The rheumatoid arthritis or rheumatoid (RA) is an autoimmune disease, which is caused by antibodies directed against the joints of small and medium size, creating inflammation, pain and joint deformity. If not treated in time, this disease can lead to functional disability and prostration due to lack of joint mobility and pain.

Along with joint symptoms, patients may have cutaneous, pulmonary, and hematological manifestations associated with the autoimmune component of their disease. Although there is no cure for this disease, there is a treatment that controls it and can prevent deformity and functional disability of the joints.

Risk factors for developing rheumatoid arthritis

Although the exact cause that produces the disease is not known, it is known that the sum of genetic factors and environmental factors produces an ideal state to develop rheumatoid arthritis , so many people wonder what are the risk factors for developing rheumatoid arthritis and if it can be prevented by avoiding some risk factors.

Genetic factors

The genetic component plays an important role in the development of this pathology. Studies have shown that there is a greater predisposition to suffer from rheumatoid arthritis if there are relatives in the first line of consanguinity (father, brother or son) who have rheumatoid arthritis or another autoimmune pathology such as Systemic Lupus Erythematosus, Celiac Disease or Inflammatory Bowel Disease, etc.

Children of people with autoimmune diseases are three times more likely to develop rheumatoid arthritis compared to a child of a healthy person. On the other hand, an identical twin, the brother of a person with rheumatoid arthritis , has a 30% probability of developing this disease.

At present, more than 10 genes that could be related to the appearance of rheumatoid arthritis are being studied , being possible targets for its therapeutic intervention.

Environmental or environmental factors

Although the hereditary component is highly relevant, there are people with the disease who do not have relatives with autoimmune disease. In them, the modifiable and environmental risk factors are very important in the course of this disease.

  1. Smoking

People who smoke are more likely to develop rheumatoid arthritis compared to non-smokers. Smoking is the only modifiable risk factor that has been shown to be directly related to the development of Rheumatoid Arthritis.

  1. Female hormones

According to studies, women are almost three times more likely to develop rheumatoid arthritis than men. This is probably due to the presence of female hormones, but the use of oral contraceptives, pregnancy, or hormone replacement therapy has not been shown to trigger their onset.

  1. Presence of another autoimmune pathology

The fact that the person has an immune disease increases the likelihood of developing rheumatoid arthritis. This is evidenced in patients with Systemic Lupus Erythematosus for example and can coexist in a pathology called Rupus or Ruphus.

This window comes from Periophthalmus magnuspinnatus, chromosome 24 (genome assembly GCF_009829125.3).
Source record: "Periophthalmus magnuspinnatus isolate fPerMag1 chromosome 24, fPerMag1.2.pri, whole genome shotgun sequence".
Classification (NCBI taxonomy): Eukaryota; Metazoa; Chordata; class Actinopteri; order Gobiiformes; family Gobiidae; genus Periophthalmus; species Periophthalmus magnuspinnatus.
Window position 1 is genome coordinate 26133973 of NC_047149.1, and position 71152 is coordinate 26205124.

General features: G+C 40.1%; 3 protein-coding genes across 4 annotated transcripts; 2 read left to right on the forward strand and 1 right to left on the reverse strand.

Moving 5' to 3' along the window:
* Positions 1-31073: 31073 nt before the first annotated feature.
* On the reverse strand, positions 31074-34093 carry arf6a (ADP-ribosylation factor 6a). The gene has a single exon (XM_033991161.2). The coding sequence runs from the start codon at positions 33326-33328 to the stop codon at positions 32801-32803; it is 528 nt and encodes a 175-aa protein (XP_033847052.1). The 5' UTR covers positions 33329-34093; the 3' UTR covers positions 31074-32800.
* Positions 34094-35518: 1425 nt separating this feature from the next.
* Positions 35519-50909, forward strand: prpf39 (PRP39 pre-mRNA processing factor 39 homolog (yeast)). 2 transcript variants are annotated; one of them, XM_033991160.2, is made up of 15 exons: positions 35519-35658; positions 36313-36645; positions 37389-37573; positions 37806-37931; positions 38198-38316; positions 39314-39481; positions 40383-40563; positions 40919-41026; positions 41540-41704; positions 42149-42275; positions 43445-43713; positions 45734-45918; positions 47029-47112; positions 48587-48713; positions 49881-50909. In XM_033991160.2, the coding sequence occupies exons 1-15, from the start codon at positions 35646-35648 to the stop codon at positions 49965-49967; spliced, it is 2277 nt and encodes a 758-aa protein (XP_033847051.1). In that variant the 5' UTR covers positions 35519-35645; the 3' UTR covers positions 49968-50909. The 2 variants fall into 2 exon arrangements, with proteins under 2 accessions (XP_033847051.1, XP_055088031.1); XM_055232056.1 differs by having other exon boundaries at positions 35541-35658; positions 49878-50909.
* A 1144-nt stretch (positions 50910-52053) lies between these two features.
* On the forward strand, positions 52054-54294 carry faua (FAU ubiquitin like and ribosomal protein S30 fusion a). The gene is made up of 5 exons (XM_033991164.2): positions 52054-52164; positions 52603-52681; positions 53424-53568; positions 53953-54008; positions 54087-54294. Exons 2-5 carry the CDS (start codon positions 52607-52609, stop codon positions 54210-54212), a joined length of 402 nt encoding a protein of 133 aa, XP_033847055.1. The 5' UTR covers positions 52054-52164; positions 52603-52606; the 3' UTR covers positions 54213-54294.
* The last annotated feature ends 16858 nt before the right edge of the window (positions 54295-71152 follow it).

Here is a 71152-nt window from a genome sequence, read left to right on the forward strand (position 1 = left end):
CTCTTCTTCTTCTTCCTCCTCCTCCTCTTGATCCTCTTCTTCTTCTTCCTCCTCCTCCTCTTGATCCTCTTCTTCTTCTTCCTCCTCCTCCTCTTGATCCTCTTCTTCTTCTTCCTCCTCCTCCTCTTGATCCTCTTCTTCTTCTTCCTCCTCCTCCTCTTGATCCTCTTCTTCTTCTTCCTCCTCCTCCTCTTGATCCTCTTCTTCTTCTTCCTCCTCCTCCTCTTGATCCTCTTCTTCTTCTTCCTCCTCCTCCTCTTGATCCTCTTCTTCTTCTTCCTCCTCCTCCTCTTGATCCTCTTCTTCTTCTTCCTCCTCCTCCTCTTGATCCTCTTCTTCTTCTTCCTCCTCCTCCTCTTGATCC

1. Age

Rheumatoid Arthritis can appear at any age, but it is most common in childbearing age between 25 and 45 years of age.

  1. Obesity

Studies have revealed that overweight or obese people are more likely to suffer from arthritis from any cause (infectious, autoimmune, etc.).

  1. Ethnic origin

Epidemiological studies have shown that people of American and European origin are more likely to suffer from the disease compared to people of African origin.

Other possible causes

Some trials have wanted to associate the use of coffee and alcohol with the appearance of Rheumatoid Arthritis, but this association has not been demonstrated with large studies.

Likewise, there are investigations that have tried to study the association between some viral and bacterial infections and the presence of an acute inflammatory response that could condition a generalized immune response against the joints.

Regarding diet, it has been described in small studies that a diet high in red meat and low in vitamin C can predispose to the development of this disease and a Mediterranean diet can have a protective factor.

Although the exact cause of Rheumatoid Arthritis is unknown, currently the sum of various factors, both non-modifiable and modifiable, causes this disease to develop. People of the female gender, between 25 and 45 years old, of American origin, with direct relatives with autoimmune pathology, have a greater predisposition to suffer from it, however, a person with the same characteristics who is a smoker will have three times more probability of developing it, for what is recommended to maintain a healthy lifestyle based on a balanced diet, avoiding the consumption of harmful substances such as tobacco and alcohol.

By Dr. Eric Jackson

Dr. Eric Jackson provides primary Internal Medicine care for men and women and treats patients with bone and mineral diseases, diabetes, heart conditions, and other chronic illnesses.He is a Washington University Bone Health Program physician and is a certified Bone Densitometrist. Dr. Avery is consistently recognized in "The Best Doctors in America" list.

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